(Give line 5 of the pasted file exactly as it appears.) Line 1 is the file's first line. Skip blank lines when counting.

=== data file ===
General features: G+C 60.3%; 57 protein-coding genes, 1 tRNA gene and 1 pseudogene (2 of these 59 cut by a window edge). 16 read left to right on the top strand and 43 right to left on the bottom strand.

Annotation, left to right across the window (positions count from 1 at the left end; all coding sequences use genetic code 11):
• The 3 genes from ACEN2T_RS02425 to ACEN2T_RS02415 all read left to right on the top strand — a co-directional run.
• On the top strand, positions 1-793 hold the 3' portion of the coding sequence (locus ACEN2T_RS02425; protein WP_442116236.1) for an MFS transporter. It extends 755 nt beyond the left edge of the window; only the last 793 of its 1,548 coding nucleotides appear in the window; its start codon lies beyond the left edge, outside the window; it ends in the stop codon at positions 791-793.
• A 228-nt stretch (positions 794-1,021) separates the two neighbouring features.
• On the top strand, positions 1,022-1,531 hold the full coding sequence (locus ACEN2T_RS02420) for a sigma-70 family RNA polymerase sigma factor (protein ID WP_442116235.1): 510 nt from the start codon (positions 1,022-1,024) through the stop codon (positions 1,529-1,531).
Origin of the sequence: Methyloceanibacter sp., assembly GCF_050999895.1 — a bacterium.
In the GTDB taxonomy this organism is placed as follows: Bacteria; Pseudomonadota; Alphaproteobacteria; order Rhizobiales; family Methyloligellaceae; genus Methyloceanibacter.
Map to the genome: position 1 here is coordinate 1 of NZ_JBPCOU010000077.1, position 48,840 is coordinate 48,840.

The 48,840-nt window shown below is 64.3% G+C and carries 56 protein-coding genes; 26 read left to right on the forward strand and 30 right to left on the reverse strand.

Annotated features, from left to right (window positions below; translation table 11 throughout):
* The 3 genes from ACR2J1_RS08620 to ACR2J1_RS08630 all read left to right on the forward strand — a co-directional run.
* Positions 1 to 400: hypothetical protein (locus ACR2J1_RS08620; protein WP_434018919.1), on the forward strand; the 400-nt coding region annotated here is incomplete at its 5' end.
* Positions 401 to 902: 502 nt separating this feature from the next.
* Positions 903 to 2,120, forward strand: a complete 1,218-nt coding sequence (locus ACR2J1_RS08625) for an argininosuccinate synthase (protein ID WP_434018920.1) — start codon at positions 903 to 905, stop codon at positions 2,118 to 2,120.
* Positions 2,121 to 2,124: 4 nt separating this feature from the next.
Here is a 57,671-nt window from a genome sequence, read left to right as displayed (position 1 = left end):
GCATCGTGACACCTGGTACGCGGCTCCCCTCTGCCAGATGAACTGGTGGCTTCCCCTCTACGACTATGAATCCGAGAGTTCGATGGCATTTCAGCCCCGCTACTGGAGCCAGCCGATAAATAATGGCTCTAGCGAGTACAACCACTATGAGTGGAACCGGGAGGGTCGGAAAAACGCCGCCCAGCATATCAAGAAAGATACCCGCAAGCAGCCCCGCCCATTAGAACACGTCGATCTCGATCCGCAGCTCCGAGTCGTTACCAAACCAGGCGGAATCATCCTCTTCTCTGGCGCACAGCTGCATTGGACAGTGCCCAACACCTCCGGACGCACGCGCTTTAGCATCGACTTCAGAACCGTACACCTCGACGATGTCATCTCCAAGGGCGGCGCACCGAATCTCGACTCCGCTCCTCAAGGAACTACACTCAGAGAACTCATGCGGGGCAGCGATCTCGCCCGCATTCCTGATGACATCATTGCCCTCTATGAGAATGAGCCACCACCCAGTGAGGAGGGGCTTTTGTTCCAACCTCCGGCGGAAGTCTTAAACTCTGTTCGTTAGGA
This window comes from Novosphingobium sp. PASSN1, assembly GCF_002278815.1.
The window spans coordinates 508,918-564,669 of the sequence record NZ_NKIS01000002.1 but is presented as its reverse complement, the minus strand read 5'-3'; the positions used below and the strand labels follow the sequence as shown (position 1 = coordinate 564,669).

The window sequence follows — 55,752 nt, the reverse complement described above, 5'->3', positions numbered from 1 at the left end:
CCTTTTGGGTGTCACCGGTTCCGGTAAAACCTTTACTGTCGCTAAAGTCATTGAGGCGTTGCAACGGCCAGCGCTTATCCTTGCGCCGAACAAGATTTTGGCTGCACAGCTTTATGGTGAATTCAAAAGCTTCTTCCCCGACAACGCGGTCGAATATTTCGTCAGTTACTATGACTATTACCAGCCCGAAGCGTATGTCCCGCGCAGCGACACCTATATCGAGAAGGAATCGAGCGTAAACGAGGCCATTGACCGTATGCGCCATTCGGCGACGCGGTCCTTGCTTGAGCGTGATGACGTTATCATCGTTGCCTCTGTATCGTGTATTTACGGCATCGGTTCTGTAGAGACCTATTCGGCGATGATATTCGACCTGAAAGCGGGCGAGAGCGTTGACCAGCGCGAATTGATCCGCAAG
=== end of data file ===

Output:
• A 228-nt stretch (positions 794-1,021) separates the two neighbouring features.